Modest and Free

Modest and Free

The past couple weeks have been busy for me. I am trying to write copiously, and I am reading way more. As I read and write, I have been reminded time and again of a the quote from Bavinck that I have cited before:

Dogmatics show us how God, who is all-sufficient in himself, nevertheless glorifies himself in his creation, which even when it is torn apart by sin, is gathered up again in Christ (Eph 1:10). It describes for us God, always God, from beginning to end — God in his being, God in his creation, God against sin, God in Christ, God breaking down all resistance through the Holy Spirit and guiding the whole of creation back to the objective he decreed for it: the glory of his name. Dogmatics, therefore, is not a dull and arid science. It is a theodicy, a doxology to all God's virtue and perfection, a hymn of adoration and thanksgiving, a 'glory to God in the highest' (Luke 2:14).

Bavinck's note that theology, at its core, is doxology is helpful. As I have reflected on this more, I wonder if the reason for this is because the essence of theology is a response to the redemptive work of the Triune God. Theology bears witness to the redemptive work of the Triune God and that witness always has a doxological bent to it. Theology itself is not a constant singing of praise but as Fred Sanders puts it:

Praise penetrates into the very structure of every theological statement as such. Theology is faith seeking understanding because it is praise seeking underpinning.

Because theology is a doxological response to the redemptive work of the Triune God, it is clear that in its very nature theology is not a creative act. At its heart theology is 'a praise of the Creator and his act of creation'. This praise is a response to God and the form it takes is in theology. It is precisely because theology is a doxological response to the Triune God that theology is both modest and free. It is modest because ultimately the best theology can give us is analogies. One theologian put it this way:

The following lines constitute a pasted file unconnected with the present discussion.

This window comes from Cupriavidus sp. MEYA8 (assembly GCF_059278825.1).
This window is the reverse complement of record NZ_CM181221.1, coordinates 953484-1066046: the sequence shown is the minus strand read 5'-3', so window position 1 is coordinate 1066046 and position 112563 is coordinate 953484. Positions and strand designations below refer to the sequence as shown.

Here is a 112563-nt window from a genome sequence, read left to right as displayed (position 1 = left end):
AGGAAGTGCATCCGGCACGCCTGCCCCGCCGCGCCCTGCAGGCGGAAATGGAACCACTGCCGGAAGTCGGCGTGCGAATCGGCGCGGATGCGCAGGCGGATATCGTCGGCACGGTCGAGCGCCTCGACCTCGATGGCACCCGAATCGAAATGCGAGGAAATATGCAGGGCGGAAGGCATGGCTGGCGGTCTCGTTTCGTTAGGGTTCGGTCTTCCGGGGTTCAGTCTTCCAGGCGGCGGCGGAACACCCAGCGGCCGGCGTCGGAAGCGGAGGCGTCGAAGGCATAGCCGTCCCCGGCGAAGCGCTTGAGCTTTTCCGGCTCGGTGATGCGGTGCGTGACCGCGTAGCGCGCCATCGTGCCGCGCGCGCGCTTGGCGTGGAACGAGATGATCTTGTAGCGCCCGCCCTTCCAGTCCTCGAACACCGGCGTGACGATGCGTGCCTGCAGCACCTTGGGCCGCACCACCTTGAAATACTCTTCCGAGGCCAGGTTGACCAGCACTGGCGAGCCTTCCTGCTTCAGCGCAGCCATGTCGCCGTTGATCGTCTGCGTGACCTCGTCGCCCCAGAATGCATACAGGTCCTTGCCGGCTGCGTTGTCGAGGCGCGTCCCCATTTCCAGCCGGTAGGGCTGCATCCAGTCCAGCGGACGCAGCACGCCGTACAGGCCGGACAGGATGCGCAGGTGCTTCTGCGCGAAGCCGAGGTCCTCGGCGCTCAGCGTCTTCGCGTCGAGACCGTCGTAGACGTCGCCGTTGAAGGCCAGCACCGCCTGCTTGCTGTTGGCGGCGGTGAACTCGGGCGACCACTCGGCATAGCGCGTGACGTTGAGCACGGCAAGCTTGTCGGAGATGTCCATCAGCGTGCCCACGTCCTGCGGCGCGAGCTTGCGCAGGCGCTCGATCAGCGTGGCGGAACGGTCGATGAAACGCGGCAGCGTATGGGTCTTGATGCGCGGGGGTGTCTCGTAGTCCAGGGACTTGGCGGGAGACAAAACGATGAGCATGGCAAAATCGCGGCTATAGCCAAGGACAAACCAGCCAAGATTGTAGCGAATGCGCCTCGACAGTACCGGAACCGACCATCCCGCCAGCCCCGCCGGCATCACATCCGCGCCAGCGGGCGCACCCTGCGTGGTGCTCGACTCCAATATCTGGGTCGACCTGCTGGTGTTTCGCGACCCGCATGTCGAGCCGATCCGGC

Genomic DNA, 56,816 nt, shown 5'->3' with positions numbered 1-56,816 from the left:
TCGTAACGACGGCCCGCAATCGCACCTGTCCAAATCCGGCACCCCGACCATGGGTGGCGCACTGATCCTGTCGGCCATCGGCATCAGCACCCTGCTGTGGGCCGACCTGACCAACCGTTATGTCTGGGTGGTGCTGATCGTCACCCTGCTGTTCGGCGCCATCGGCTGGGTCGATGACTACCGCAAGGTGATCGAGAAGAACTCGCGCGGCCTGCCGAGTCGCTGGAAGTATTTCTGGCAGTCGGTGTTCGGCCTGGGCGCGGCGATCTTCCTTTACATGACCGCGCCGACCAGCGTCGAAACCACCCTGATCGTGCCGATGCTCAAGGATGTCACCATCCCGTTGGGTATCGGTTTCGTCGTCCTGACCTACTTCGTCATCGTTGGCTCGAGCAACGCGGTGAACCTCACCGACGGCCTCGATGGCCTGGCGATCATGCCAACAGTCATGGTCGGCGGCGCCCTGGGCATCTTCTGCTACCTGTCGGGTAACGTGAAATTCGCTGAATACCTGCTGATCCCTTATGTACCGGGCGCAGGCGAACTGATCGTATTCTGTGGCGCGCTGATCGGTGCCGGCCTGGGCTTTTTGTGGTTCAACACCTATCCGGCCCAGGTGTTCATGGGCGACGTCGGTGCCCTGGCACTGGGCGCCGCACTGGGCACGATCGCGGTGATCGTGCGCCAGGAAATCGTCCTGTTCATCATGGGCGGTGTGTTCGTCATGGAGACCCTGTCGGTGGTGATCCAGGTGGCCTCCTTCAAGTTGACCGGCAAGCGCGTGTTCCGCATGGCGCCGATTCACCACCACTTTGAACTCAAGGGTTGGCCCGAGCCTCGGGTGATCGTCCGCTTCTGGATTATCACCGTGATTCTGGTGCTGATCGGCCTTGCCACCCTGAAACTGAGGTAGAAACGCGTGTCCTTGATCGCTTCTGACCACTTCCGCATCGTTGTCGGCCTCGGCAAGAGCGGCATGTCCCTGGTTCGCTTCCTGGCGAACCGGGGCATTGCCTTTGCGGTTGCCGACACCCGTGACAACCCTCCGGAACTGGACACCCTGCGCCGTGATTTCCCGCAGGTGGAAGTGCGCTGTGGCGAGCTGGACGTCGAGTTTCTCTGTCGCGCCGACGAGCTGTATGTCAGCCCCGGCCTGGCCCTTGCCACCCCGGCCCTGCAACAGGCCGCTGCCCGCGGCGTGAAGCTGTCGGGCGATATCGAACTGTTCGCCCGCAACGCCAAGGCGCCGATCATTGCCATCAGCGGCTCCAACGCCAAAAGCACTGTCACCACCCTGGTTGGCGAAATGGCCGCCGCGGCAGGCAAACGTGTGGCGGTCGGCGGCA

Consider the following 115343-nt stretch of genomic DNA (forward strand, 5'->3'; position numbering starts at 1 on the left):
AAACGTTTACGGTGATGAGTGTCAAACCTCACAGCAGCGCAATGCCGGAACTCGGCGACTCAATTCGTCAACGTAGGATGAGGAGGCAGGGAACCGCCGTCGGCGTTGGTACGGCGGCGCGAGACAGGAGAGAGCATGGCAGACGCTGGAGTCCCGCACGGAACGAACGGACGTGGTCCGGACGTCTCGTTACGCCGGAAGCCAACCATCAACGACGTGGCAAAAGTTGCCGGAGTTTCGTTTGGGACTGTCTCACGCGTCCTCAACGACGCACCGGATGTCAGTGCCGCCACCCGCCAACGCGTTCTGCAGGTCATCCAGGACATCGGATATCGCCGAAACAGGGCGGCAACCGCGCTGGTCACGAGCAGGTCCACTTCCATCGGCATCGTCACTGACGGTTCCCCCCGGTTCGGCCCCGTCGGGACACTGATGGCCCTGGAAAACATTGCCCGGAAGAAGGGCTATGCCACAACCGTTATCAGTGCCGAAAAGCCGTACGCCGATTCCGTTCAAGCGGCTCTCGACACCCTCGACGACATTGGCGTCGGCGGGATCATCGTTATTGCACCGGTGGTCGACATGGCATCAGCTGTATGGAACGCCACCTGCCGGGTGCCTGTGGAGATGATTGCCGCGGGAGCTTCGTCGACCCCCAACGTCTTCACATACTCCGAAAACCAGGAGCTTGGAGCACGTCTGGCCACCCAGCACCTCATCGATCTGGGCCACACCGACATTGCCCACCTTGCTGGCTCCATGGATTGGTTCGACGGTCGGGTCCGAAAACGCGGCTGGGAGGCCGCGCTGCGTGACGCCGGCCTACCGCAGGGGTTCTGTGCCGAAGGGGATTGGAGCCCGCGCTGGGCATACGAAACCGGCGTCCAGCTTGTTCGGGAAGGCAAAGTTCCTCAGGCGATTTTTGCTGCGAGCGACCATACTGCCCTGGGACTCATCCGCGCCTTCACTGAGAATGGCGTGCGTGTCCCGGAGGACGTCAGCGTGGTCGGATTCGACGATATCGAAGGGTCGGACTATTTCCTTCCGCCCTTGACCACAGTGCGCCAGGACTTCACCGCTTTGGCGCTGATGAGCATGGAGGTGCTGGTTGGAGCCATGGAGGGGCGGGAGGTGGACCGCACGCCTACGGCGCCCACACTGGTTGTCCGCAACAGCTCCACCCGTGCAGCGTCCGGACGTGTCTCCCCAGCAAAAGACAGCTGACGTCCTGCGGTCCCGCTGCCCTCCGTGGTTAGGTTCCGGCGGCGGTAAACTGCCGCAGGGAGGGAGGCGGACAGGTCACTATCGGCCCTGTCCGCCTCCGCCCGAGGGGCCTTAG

[A]nalogical thought and speech do not claim to be, to say, to contain, or to control the original word. But it gives a reply to it by its attempt to co-respond with it; it seeks expressions that resemble the ratio and relations of the Word of God in a proportionate and, as feasible, approximate and appropriate way. Theology's whole illumination can be only its human reflection, or mirroring....

Because theology is analogical and not creative, because it is ultimately an act of doxology, theology is free. It is free to do what it is supposed to do. It has no need to measure up to the standards of other sciences, but can be measured on its own terms. Therefore, because theology is a doxological response to the redemptive work of the Triune God, it is both modest and free.

One last thing to note about the particular role theology plays. Because at its very nature theology is praise to God, there is a sense in which all Christians are called to do theology. Theology cannot and should not be left to 'the professionals'. It is the call of Christians to be engaged in theology. All Christians must respond to the redemptive work of the Triune God and that response is theological. The question becomes will we be good theologians?

Reading Well

Reading Well

Theology and the Church

Theology and the Church

0